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New single-grain detrital zircon U-Pb age data from sandstone lenses in the Upper Jurassic Mariposa Formation of the Sierra Nevada foothills metamorphic belt indicate that: (1) the earliest phase of clastic sedimentation mainly involved material derived from the Bragdon and Baird Formations of the Eastern Klamaths and the Paleozoic miogeocline of Nevada ± sources farther to the east, with modest input from the Sierra Nevada arc; (2) the arc became the dominant sediment source for the upper turbidite interval in the Mariposa Formation; and (3) the youngest zircon ages constrain the onset of clastic deposition at 152 ± 1 Ma. Zircon age data also suggest that the local drainage divide migrated westward, resulting in a higher proportion of detritus derived from the Sierra Nevada arc over time. New geologic mapping in the central Sierra Nevada foothills shows that the Mariposa Formation thickens eastward, and that the number of coarse-grained sandstone bodies increases up section. These observations indicate that a topographically low Sierran volcanic arc gradually began to rise, providing increasing amounts of clastic debris to the Mariposa depositional basin.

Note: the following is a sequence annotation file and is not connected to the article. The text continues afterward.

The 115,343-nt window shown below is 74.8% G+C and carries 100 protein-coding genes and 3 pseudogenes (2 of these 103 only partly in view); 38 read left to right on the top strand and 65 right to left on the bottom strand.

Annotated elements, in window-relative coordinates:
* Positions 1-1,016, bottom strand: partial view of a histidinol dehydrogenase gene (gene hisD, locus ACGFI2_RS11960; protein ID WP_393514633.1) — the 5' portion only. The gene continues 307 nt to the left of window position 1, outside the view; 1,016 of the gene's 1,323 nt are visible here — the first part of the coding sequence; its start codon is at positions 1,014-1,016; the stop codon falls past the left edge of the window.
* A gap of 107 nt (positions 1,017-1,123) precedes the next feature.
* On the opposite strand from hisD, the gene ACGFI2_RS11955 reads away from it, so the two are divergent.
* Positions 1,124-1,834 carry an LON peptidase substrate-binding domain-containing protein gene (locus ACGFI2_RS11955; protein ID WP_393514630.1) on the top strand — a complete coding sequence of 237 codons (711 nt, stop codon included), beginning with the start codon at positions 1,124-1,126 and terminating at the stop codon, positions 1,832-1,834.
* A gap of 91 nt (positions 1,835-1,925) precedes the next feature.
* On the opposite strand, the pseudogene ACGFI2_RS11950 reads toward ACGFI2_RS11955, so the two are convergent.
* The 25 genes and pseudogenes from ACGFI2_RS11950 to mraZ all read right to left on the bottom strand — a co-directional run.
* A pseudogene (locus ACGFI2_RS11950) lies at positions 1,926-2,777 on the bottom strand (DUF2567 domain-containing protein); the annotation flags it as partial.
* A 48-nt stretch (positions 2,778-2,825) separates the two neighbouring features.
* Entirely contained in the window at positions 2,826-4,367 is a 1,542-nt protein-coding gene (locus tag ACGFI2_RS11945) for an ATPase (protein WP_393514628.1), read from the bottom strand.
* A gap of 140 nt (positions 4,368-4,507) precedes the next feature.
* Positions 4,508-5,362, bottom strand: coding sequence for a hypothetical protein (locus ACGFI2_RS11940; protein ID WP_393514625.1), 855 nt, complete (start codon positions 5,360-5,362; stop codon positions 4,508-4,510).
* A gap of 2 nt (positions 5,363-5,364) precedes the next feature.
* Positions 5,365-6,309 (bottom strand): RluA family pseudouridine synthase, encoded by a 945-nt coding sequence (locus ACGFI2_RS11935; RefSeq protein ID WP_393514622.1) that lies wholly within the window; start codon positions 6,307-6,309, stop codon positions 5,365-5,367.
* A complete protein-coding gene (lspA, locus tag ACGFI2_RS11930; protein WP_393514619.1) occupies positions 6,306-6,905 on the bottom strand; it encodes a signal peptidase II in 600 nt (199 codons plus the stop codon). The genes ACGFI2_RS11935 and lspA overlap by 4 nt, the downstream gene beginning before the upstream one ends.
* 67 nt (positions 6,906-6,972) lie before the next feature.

The Mariposa Formation was deposited in a volcanically active deep-water forearc basin and was subsequently disrupted by Nevadan orogenesis during the Late Jurassic. Inasmuch as it was located in the forearc inboard from the Middle Jurassic Coast Range ophiolite, Nevadan deformation cannot have resulted from arc-continent collision in the Sierra Nevada foothills but instead must have been related to tectonism along the plate margin.

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